Contributors to Thoughts of Suicide in Young Australians
When statistics show that more than eight people die by suicide in Australia each day and around 65,300 attempt suicide each year, research into how to prevent suicide is more critical than ever.
Australian Rotary Health has awarded funding to researchers across the country who have a passion for learning more about suicide and how to best support people who are suicidal.
Dr Tonelle Handley from the University of New South Wales is one of these researchers and was awarded the Geoffrey Betts Postdoctoral Fellowship from 2014-2016 to look at contributors to thoughts of suicide across diverse groups, with a particular focus on young Australians.
These groups included those with mental health problems, drug and alcohol problems, chronic physical illness, and those living in rural and remote parts of Australia.
“One thing that surprised me is that across all these different groups, a lot of the risk and protective factors were the same,” Dr Handley said.
One finding that came up a lot in Dr Handley’s research was how important it is to have social support when going through mental health problems.
“Having strong social networks and people you can turn to when things are going badly is important for everyone, but my research findings suggest that this may be even more important for younger people.”
“Young people who felt that they had good social networks were less likely to report things like psychological distress and thoughts of suicide.”
However, these findings were not related to the number of friends or family members these people had, but rather about the quality of those relationships.
Another strong protective factor against poor mental health for young people was employment.
“This wasn’t related to income or financial factors but seems to be more to do with providing a sense of purpose for young people. Again, this effect was much stronger for younger people than for people in older age groups,” Dr Handley said.
These research findings are just the beginning, as Dr Handley’s focus is on long-term, whole of community studies that try to identify risk and protective factors on a large scale.
“We often follow the same people for years and look at how their mental health changes over time, and the things that contribute to that change.”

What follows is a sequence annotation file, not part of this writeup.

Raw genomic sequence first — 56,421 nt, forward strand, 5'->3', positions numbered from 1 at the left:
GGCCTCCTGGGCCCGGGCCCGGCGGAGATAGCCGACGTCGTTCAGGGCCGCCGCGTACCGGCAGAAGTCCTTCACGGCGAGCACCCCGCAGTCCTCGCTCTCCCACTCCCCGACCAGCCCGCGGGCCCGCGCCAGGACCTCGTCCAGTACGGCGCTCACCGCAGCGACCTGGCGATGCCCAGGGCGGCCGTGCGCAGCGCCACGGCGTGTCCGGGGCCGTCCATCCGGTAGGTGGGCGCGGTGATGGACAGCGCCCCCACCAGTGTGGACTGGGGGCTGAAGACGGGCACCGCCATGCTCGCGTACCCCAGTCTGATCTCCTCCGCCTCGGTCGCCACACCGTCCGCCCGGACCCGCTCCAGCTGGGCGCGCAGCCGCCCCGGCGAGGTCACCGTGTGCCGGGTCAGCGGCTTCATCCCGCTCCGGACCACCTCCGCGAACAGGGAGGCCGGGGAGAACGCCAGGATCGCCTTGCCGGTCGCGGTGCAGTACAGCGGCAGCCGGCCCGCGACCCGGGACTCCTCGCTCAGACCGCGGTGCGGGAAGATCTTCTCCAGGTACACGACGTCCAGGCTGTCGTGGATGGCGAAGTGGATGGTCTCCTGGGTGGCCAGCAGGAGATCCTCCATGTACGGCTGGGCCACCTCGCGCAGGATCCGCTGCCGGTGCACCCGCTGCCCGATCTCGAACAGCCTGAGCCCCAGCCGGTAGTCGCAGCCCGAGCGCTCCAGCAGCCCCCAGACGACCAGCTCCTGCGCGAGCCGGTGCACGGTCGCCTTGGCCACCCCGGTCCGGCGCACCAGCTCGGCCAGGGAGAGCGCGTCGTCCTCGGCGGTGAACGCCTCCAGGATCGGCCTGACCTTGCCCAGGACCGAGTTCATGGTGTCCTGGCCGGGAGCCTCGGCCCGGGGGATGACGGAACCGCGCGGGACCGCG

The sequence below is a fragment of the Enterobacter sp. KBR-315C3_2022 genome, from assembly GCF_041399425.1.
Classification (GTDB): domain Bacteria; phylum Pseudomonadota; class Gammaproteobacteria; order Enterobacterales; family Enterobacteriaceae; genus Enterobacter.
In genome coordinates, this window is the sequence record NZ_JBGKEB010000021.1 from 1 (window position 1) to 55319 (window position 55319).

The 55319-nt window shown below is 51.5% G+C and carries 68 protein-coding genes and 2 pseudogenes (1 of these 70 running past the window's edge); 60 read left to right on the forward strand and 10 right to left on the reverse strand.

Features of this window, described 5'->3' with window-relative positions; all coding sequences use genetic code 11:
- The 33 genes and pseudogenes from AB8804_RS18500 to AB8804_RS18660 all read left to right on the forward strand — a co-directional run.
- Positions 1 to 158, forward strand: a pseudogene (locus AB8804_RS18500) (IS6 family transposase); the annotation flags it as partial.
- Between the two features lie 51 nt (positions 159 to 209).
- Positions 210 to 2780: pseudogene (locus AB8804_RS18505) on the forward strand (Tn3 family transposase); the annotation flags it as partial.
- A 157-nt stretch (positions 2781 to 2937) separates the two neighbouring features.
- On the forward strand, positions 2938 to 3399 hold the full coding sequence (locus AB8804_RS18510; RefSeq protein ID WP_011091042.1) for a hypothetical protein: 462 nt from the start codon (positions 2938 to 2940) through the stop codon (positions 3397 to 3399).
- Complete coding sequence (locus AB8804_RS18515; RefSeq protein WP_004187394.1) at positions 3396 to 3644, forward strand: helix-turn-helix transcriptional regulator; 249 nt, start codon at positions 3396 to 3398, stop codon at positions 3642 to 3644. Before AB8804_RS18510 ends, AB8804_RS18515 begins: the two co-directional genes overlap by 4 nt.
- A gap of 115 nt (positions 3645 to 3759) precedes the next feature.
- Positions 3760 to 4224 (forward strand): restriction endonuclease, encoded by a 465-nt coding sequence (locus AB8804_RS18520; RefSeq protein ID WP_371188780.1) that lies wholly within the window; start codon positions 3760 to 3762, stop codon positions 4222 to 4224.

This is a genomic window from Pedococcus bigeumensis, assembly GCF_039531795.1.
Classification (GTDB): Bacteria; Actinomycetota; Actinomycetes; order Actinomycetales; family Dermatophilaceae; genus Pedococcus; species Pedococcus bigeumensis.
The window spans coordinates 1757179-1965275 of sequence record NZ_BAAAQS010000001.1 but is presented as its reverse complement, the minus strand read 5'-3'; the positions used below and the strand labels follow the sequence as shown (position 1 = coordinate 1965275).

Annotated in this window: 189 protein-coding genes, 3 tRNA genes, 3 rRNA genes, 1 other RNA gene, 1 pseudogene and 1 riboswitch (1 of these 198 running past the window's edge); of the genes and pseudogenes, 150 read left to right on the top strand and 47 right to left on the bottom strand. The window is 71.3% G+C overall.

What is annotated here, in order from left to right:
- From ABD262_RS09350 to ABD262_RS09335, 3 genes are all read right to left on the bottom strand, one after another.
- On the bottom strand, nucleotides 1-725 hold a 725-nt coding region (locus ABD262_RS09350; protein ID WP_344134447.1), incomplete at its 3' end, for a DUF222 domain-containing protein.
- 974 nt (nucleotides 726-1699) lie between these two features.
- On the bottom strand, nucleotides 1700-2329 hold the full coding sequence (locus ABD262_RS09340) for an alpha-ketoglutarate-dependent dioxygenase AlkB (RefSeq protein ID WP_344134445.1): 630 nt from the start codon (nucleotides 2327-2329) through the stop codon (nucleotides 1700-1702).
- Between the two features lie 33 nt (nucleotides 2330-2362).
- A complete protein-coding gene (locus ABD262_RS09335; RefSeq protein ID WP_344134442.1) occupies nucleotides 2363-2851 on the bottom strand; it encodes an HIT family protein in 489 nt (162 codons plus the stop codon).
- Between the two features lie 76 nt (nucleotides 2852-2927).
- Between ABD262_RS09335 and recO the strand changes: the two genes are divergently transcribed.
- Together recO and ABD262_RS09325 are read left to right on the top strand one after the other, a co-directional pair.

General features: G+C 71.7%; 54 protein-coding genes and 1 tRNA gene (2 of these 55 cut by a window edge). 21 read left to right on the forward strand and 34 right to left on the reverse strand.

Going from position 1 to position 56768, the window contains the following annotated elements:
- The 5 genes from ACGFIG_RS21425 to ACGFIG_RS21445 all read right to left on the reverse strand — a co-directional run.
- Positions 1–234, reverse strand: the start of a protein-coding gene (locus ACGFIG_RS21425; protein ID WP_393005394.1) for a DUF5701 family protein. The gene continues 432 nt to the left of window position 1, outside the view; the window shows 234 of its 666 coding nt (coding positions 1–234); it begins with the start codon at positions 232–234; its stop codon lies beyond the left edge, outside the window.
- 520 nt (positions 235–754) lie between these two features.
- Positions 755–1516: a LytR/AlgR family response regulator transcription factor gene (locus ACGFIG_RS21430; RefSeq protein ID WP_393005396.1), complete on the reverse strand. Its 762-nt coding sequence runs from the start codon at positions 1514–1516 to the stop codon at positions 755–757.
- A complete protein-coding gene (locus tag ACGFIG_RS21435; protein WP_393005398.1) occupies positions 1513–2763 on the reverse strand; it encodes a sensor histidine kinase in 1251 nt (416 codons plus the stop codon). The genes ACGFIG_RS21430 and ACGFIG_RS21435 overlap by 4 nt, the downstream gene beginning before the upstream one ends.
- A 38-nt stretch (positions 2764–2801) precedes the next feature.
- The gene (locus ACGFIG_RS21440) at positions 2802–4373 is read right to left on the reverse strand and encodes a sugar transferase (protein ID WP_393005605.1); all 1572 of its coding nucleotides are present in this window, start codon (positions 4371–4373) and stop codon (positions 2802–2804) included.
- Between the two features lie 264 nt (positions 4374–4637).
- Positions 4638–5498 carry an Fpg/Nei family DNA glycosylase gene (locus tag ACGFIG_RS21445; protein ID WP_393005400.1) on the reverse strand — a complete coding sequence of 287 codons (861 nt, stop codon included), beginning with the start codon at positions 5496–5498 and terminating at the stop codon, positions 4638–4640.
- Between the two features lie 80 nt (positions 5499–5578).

“Being able to work with local communities and help them to identify their own strengths really goes a long way to developing sustainable strategies to improve the mental health of their young people.”
More information about Dr Handley’s work can be found in the following published journal articles:
- Thornton L, Handley TE, Kay-Lambkin FJ, Baker AL. Is a person thinking about suicide likely to find help on the Internet? An evaluation of Google search results. Suicide and Life-Threatening Behavior
- Handley TE, Kay-Lambkin FJ, Baker AL, Lewin TJ, Kelly BJ, Inder KJ, Attia JR, Kavanagh D. Investigation of a suicide ideation risk profile in people with co-occurring depression and substance use disorder. Journal of Nervous and Mental Disease
- Handley TE, Ventura A, Browne J, Rich J, Attia JR, Reddy P, Pouwer F, Speight J. (2016). Suicidal ideation reported by adults with type 1 or type 2 diabetes: results from Diabetes MILES – Australia. Diabetic Medicine, 33, 1582-1589. doi: 10.1111/dme.13022
- Handley T, Perkins D, Kay-Lambkin F, Lewin T, Kelly B. (2015). Familiarity with and intentions to use internet-delivered mental health treatments among older rural adults. Aging & Mental Health, 19, 989-996. doi: 10.1080/13607863.2014.981744
- Inder KJ, Kay-Lambkin FJ, Handley TE, Yong YM, Lewin TJ, Kelly BJ. Lifetime affective and alcohol use disorder: Impact of comorbidity on current functioning and service use in a rural population (2014). Journal of Addiction Research & Therapy, S10:009. doi: 10.4172/2155-6105.S10-009
- Handley TE, Lewin TJ, Perkins D, Kelly BJ. Recognition of mental health problems in a rural Australian sample. Health Promotion Journal of Australia
- Rich J, Handley TE, Inder KJ, Perkins D. An experiment in using open-text comments from the Australian Rural Mental Health Study on health service priorities. Rural and Remote Health
- Inder KJ, Holliday E, Handley TE, Fragar L, Lower T, Booth A, Lewin TJ, Kelly BJ. Depression and risk of non-intentional injury in rural communities – a longitudinal analysis of the Australian Rural Mental Health Study. BMC Public Health
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Media contact: Jessica Cooper – (02) 8837 1900 or firstname.lastname@example.org